Epitheta ornantia

A recurring feature of the various poetic traditions is the use of noun-epithet phrases in which the epithet adds nothing essential to the sense or especially relevant to the context, but expresses a permanent or ideal characteristic of

25 Farop-hengestas . . . sco-mearas, Elene 226/8; wcg-hengest, 236; sco-mearh, Andreas 267; sco-hengest, 488; brim-hengest, 513, Rune Poem 47, 66; vdgmarar, Reginsmdl 16. 7; gidlfrmarar, Waking of Angantyr 26. 2 (Edd. min. 19); Skdldsk. 51; expressions collected in CPB ii. 458. Cf. Schmitt (1967), 282.

the thing. A number are shared by different branches of the tradition and may represent a common inheritance. Several of them will come into view in other contexts, for example 'immortal gods' in Chapter 3, 'broad earth' and 'dark earth' in Chapter 4, 'swift horses', 'prizewinning horses', 'well-wheeled chariot' in Chapter 12. Here are some others.26

A messenger is 'swift': RV 3. 9. 8, 4. 7. 4 äsum dütäm; Od. 16. 468 ayyeXos wkvs, Il. 24. 292 raxvv ayyeXov, etc. äsU- and wkvs are etymologically identical.

A woman is 'well-clothed': RV 1. 124. 7, 4. 3. 2, al. jäyää (married woman) . . . süväsäh; Il. 1. 429 ev^wvoto yvvatKos, Od. 6. 49 Navatrnav evnenXov, elx. The prefixes su- and eV- are cognate. We can also compare the Homeric XevKwXevos 'white-armed' (applied to Hera, Helen, Andromache, and others; also Od. 6. 239 a^inoXot XevKwXevot, 19. 60 S^wtal XevKwXevoi) with Hävamäl 161. 5 hvitarmri konu, 'a white-armed woman'. Here there is no etymological correspondence, but the compound adjective is formed in the same way (bahuvrlhi).

Clothes are 'bright, shining'. RV 1. 134. 4, 9. 97. 2 bhadra västra 'shining garments' matches Od. 6. 74 eodyra ^aetv^v in sense, and there is a double etymological relationship, with the root *bha in both adjectives and *wes in both nouns. It becomes a triple one in RV 3. 39. 2 bhadra västräni ärjuna 'shining bright garments' ~ Il. 3. 419 ¿avwt apy^rt ^aetvwt, as ¿avov also contains *wes, while ärjuna- and apy^s are both from the root *h2rg.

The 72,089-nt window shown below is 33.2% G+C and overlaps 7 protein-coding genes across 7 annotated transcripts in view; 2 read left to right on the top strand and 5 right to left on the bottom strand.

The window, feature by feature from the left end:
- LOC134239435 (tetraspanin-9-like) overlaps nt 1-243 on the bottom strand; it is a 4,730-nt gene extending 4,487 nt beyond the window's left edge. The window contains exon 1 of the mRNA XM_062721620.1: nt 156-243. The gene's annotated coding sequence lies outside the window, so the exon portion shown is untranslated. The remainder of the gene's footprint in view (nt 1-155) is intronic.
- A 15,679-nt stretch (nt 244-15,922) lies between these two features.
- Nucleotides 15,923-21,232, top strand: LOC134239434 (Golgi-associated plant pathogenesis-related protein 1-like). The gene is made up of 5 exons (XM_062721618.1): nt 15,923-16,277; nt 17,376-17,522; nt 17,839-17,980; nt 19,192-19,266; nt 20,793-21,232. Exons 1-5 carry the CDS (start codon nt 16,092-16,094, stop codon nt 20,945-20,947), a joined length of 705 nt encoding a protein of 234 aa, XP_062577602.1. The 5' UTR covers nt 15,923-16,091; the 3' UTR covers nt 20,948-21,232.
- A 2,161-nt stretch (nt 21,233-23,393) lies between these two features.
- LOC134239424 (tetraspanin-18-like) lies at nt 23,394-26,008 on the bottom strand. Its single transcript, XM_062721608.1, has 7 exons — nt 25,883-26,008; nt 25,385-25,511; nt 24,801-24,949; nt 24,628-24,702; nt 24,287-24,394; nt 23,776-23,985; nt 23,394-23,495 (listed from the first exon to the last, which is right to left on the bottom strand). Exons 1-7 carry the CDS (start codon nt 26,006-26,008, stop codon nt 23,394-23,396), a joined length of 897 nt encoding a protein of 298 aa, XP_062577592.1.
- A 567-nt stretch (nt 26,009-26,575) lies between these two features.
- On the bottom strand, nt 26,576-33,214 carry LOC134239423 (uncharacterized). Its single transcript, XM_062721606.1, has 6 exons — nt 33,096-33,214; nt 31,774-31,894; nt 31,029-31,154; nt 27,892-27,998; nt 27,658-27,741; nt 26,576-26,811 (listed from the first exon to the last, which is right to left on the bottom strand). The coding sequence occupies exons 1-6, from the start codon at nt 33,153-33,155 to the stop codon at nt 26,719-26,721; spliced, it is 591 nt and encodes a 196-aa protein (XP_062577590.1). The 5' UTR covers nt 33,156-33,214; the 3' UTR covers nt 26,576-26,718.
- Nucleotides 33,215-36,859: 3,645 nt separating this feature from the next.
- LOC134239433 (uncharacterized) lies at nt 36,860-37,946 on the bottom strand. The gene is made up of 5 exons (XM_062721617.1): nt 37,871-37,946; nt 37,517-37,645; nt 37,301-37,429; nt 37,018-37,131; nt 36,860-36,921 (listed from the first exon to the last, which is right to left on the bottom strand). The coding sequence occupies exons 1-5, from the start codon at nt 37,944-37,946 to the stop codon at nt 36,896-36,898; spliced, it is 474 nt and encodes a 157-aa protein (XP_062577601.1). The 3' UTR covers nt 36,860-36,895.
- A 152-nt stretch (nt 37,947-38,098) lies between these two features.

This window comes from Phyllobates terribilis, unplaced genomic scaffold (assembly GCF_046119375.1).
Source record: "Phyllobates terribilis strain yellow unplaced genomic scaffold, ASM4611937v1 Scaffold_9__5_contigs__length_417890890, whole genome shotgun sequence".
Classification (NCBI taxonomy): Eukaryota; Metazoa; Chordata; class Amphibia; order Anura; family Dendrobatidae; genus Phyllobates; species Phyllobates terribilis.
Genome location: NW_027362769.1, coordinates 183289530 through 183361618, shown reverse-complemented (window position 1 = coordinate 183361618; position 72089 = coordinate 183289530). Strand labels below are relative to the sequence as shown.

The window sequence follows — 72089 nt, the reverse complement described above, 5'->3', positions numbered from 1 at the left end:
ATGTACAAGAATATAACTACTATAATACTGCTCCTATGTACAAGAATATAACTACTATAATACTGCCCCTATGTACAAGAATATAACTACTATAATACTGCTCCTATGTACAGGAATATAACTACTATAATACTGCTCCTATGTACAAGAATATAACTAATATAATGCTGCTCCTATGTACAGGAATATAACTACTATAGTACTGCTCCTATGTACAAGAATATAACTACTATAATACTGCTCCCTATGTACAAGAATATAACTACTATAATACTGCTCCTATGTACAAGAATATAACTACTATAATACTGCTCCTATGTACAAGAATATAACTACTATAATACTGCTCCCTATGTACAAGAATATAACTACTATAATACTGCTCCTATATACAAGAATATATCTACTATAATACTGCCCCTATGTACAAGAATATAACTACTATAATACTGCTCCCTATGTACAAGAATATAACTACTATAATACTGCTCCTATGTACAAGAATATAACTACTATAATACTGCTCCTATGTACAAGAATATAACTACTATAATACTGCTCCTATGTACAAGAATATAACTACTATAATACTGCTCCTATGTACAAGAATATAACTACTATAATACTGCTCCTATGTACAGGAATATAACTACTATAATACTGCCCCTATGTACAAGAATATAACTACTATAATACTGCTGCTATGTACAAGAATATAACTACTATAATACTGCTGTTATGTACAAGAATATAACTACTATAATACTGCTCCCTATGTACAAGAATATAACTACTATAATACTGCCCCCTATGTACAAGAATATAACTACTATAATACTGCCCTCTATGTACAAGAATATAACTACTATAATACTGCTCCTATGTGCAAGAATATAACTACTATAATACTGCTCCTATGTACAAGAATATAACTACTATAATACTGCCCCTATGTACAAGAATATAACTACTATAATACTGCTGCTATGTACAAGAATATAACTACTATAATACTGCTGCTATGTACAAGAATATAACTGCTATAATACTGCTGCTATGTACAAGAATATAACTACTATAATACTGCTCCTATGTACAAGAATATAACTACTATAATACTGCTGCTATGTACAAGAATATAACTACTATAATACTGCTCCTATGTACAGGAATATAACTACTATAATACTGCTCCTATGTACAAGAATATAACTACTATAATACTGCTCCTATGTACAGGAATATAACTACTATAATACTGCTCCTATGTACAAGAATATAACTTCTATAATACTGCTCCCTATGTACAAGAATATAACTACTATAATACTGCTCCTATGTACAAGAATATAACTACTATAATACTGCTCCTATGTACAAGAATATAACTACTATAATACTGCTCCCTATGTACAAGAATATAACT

So is apyos 'swift', a Homeric epithet of dogs and the name of Odysseus' dog. The antiquity of the association is shown by the Vedic personal name Rjisvan (= *Äpyt-Kvwv). This does not show that the noun-epithet phrase was a poetic formula outside Greek, but certainly apyos is an archaism in Greek. ärjuna- as a colour word is applied to a dog in RV 7. 55. 2.27

Wolves are embellished with a colour epithet, generally 'grey', though in RV 1. 105.18 we have aruno vrkah 'a ruddy wolf'. In Homer it is noXtoio XvKoto, noXtoi re Xvkoi; in the Exeter Gnomes (151) wulf se grxga; in the Edda, Ulf grä(a)n (Helgakvida Hundingsbana B 1. 5); Fenrir in the Eiriksmäl (26, CPB i. 261) is ulfr inn hgsvi. A warrior in Y Gododdin 740 has the nickname glasvleid (Greywolf). 'Grey wolf/wolves' is also a formula in Russian heroic poetry.28

The Vedic phrase svädor ... mädhvah 'of the sweet mead' has its etymological counterpart in the Homeric ¡iedv r/Sv, though the Greeks had

26 Cf. the material collected in Schmitt (1967), 221-60; Durante (1976), 91-8.

28 Igor3, 25, 42, 189; Chadwick (1932), 41, line 168; 45, line 9. Cf. Gering-Sijmons (1927-31), ii. 106; Wüst (1969), 28 f., 46-8.

abandoned mead for the Mediterranean intoxicant, wine, and ¡iidv had undergone a corresponding change of meaning.

The sea is 'broad', as in the Homeric evpia novrov, etc.; in Old English, Andreas 283 ofer wldne mere; in Serbo-Croat, SCHS ii, no. 17, line 347 u more siroko, 'to the broad sea'. The comparisons may seem banal, but it is typical of traditional ornamental epithets that they express the most obvious properties of the thing described. A more detailed Greek-English parallel may be observed between Il. 18. 140 (et al.) daXaaans evpia KoXnov, 21. 125 aXos evpia KoXnov, and Elene 728 sees sedne fedm, 'the sea's wide embrace'.

The Homeric formula 'black ships' is paralleled in Russian byliny, and 'sea-going ship(s)' (novTonopos) in Serbo-Croat epic.29 Hesiod and Ibycus use the phrase vyes noXvyo/^oi, 'many-dowelled ships', and this may be compared with expressions used in Old English verse: naca negelbord 'ship of nailed planks' (Exeter Riddles 59. 5, cf. Genesis 1418); negled-cnearrum 'nailed ships' (Battle of Brunanburh 53).

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